In Jacksonville, we vote in spurts. Instead of spacing out our elections or combining them, we put our first municipal elections a mere four months after the midterms, and then follow those March contests with runoffs in May. As I walked each neighborhood in District 14 over the last 13 months, people were constantly confused: “What are you running for?” “When do we vote for this?” “Is this a special election?” Compound this with a lack of competitive races at the top of the ticket, and it should come as no surprise that only 24.5 percent of registered voters decided to exercise their right to vote for city leadership in March, and only a fraction of those are expected to show up in May.
This lack of engagement has a lot to do with how decisions are made in City Hall—the few people who vote decide what happens, how it happens and when it happens. They also decide what doesn’t happen. Municipal elections set the priorities for the city, and low voter turnout means those priorities won’t necessarily reflect the needs of the entire city.
We are a city of bridges, and are fortunate to have more beautiful waterfront property than most, but we haven’t invested in our infrastructure to address drainage issues. A light rain can cause flooding in many of our urban-core and riverfront neighborhoods. Even high tides cause problems on the Southbank. Imagine the compounded flood risk we face the next time there’s a really big storm.
Hurricanes Matthew and Irma left us stranded in our homes and powerless for days or even weeks. During and after Irma, we had more than 2,200 power outages to above-ground power lines and only about a dozen underground outages, several of which were tied to those above.
We have about 65,000 septic tanks currently in Duval County, and we’re still permitting new ones as we watch many of the older units leak into our river and groundwater. The existing $45 million septic remediation program will cover only 1,600 of those 65,000 tanks.
There’s no question that fixing these issues isn’t a short-term project. It will require long-term investment, but it will create long-term job opportunities. It will increase property values. It will protect our city from the next big storm and from slow decay. Indefinitely deferring action on these projects—from undergrounding our utilities to addressing drainage to replacing outdated septic systems—has weakened our city and made entire neighborhoods feel forgotten. These foundational issues are core to Jacksonville’s success. The answers are simple, but implementing solutions takes a commitment to action that we haven’t seen from our leaders, despite public demand.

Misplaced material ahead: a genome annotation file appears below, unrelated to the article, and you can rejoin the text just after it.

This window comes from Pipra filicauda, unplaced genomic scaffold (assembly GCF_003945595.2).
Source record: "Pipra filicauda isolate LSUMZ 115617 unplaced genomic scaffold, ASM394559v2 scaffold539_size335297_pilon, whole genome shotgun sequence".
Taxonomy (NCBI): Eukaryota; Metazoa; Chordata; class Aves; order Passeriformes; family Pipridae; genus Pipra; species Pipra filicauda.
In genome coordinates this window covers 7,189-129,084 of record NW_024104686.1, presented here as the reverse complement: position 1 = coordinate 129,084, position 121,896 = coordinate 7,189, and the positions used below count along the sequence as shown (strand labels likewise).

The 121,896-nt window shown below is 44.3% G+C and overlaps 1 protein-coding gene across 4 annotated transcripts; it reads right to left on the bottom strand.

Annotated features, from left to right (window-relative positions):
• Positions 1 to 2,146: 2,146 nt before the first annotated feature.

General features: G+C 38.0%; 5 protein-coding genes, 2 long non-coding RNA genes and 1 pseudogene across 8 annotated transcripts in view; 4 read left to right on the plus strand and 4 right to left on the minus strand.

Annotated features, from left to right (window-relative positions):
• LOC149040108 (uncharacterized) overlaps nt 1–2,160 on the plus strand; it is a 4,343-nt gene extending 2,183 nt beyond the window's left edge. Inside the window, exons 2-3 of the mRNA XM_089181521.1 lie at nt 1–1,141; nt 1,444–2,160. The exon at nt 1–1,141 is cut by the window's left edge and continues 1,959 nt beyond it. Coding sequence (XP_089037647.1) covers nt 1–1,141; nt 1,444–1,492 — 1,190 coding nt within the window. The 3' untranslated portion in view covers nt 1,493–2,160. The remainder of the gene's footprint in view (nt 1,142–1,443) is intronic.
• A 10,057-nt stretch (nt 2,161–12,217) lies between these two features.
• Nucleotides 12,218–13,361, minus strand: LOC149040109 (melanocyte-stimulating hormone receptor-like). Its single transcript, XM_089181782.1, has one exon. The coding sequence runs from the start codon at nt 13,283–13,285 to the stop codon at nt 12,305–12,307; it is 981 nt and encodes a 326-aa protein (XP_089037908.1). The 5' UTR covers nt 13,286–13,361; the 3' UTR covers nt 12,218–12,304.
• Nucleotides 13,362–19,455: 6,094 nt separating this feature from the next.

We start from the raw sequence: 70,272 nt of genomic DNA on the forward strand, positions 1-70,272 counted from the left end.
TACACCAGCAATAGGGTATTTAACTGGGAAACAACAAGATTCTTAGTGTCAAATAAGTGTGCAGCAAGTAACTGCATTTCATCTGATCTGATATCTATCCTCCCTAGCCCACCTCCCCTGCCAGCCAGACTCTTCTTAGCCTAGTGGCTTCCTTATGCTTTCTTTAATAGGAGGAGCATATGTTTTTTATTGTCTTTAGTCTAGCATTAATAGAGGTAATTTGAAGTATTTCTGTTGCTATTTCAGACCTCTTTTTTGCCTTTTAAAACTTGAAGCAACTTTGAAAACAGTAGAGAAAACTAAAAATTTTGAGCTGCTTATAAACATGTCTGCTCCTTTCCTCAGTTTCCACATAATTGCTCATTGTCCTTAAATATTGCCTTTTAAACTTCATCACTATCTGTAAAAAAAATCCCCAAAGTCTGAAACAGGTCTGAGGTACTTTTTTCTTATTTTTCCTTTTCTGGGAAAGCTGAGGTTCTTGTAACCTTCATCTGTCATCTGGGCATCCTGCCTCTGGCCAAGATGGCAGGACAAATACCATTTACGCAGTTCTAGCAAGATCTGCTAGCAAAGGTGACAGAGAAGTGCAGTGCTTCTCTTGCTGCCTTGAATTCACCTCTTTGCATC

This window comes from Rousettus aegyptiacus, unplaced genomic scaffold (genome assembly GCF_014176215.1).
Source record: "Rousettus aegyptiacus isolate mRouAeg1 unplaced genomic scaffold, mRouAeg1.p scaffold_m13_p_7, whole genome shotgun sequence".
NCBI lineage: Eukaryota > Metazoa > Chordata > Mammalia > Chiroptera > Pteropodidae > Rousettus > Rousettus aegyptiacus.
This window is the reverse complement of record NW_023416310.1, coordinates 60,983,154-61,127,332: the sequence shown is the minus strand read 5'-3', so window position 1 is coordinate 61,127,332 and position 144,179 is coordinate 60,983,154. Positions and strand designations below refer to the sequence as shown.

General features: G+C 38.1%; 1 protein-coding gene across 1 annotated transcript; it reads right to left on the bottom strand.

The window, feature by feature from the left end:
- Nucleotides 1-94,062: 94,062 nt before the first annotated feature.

This isn’t something I’ve been thinking about just over the last year while running for City Council. During my years as a resident of Riverside and Avondale, and as a member and chair of the Riverside Avondale Preservation board, I’ve seen these issues impact my neighborhood and I’ve met many residents who shared my concerns. They believe, like I do, that this isn’t just about our infrastructure—it’s about the very future of our city. It’s about walkable streets. It’s about slowing traffic so it doesn’t fly through residential neighborhoods. It’s about parks that are well-maintained with proper equipment, and commercial districts building thriving local businesses. These things affect our daily life, and the time has come to make sure we’re taking care of our city.
We must build a stronger Jacksonville from the ground up. These projects are investments in more than just our sewers, drains and power lines. They are investments in the Jacksonville we want to leave for our children. They will create long-term jobs, increase our property values and ensure we’re ready to face new challenges as they arise.
To get this done, we must be ready to ask tough questions and hold city leaders accountable when they can’t answer them. Asking questions isn’t a hostile act—it’s how you get to good policy. The city must be better at notifying residents when projects are being proposed in their neighborhoods. We must do more to empower our residents and keep them engaged.
We need representatives who are not waiting for others to set the course, but who are actively working to find big solutions to big problems. We need leadership that isn’t just about the short-term win, but about the sustained success of Jacksonville and all of its residents. Let’s work together, all of us, to build a brighter Jacksonville for everyone.
Gettinger is a candidate for Jacksonville City Council District 14.